Are Snakes Blind? (Snake Vision Explained)

 There are many myths floating around popular culture surrounding snakes and their senses. Some people believe that all snakes are deaf, while others believe that snakes are blind.

So, are snakes blind?

Snakes are not blind. Most species do not have very good eyesight but some like cobras can see well enough to aim for the eyes. Others like the blind snake are indeed blind.

Snake Vision

macro photograph of a boa constrictor eye

Understanding the vision of snakes as a whole requires understanding their evolutionary history. Snakes evolved from lizards. 

Fossil snakes frequently preserve common features of lizard skulls that are now missing from the vast majority of snakes. This includes more solid skulls and limbs.

Many ancestral snakes are fossorial, meaning they are burrowing animals. This interesting study compares the skulls of extant and extinct snakes and lizards to help understand how they evolved.

If the results prove true, then snakes likely evolved from terrestrial animals that moved into being fossorial. Fossorial animals frequently have reduced or absent vision since they do not need vision to survive when they spend the majority of their life underground.

Many nocturnal species also have reduced vision, and most snakes are either nocturnal or crepuscular, meaning they are active at dawn or dusk.

Most snakes do have vision, but it is limited to seeing shapes and motion.

Snake vision highly depends on the species and when it is active. Diurnal snakes have eyes that filter out UVA while nocturnal snakes like the ball pythons typically lack this.

This study goes over the genetics behind snake vision and helps clarify that ancestral snakes likely had vision similar to modern snakes.

Some snakes include arboreal and gliding snakes have very good vision and can track objects at a distance. Fossorial species have reduced vision or even entirely absent vision.

Some snakes even have binocular vision that allows them to focus on targets to strike accurately. Snakes in general have a wide range of vision so it is hard to summarize snake vision generally.

The main thing is that few species rely on sight to hunt and instead rely on their sense of smell or even heat-sensing to find and target prey.

Snake Species With Good Vision

Chrysopelea ornata green snake on a tree branch

Some snakes have amazing vision. Chrysopelea ornata is well-known for its ability to glide. Its common names include the ornate flying snake and the golden flying snake.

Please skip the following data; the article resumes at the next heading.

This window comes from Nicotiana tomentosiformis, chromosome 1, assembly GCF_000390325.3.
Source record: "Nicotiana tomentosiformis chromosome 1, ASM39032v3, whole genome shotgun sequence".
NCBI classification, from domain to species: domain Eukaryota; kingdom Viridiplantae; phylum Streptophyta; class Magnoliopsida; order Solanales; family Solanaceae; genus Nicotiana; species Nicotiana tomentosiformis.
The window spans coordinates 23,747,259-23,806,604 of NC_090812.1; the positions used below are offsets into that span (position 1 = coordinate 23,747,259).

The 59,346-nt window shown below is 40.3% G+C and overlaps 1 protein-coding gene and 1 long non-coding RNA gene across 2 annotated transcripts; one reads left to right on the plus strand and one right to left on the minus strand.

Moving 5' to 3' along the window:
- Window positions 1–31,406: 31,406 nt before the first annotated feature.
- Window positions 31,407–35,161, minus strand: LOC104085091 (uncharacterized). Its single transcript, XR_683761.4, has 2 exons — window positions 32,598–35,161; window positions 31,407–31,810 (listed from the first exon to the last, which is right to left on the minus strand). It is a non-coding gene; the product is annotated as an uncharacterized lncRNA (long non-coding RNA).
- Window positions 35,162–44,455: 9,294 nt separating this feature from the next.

While it doesn’t fly, it can create a “U” shape by contracting its belly upward to catch more air. This allows it to move from tree to tree easily without needing to head to the ground where many dangerous predators await.

These snakes are noted as having very good vision since they actively pursue prey. They can track objects from a distance and rely on good vision for hunting and finding safe landing areas when gliding.

The genus Ahaetulla which includes the Asian vine or whip snakes features strong vision. They have binocular vision and keyhole-shaped pupils. This is used to help them spot and strike at prey.

The name of the genus is a term that translates to “eye-plucker” or “eye-striker” in Sinhalese. This is because snakes like the common vine snake will strike at the eyes if they are handled by a human.

This indicates that the snake can easily see eyes in humans and has good enough vision to aim for them. Many other diurnal species have good vision.

Color vision in snakes is still poorly understood since vision in snakes is not as studied as vision in other vertebrates.

Blind Snakes

Scolecophidia blind snake

Some snakes are blind. Blind snakes are a specific type of burrowing or fossorial snake. They are members of the infraorder Scolecophidia.

These snakes do have eyes, but they are under opaque scales. Most snakes have clear scales called spectacles or Brilles over their eyes. Since they lack eyelids, these clear scales protect the eye from drying out.

In the case of blind snakes, they have their eyes located under an opaque scale instead. These snakes live primarily underground.

They feed off of ants and termites and target their eggs and larvae as a food source. They are rarely found above ground unless it is raining.

One interesting fact is that they have eyes like every other snake during fetal development. Later in development, the eyes become smaller and by the time the snake hatches the eyes are identical to the adult. 

Snakes can also be blind either because of injury or a birth defect. This can make survival in the wild harder, but not impossible for nocturnal species that do not need good vision to hunt.

Captive snakes can survive without vision and live healthy lives so long as their keeper makes sure their enclosure is suited to be navigated by a blind animal.

In captive snakes, it is known that both inbreeding and certain genes that affect color and pattern will also negatively affect the eyes.

Many snakes with a birth defect called duck-billed or bug-eyed are likely to lose vision. Some genes can also damage the orbit of the eye and make eye loss more likely. It is also possible for snakes to be born without one or both eyes. Most snakes can live a normal life with proper care in captivity, but snakes with these defects shouldn’t be allowed to breed. 


Most snakes do indeed have vision, some even have very good eyesight. While there are blind species and snakes with less vision, you shouldn’t assume any random snake can’t see.

Most animals benefit from vision since it lets them strike prey more easily and offers another sense to help avoid predators and other threats.

It may not be most snakes’ main sense, but it is still important. If you have any questions or comments, please leave them below.

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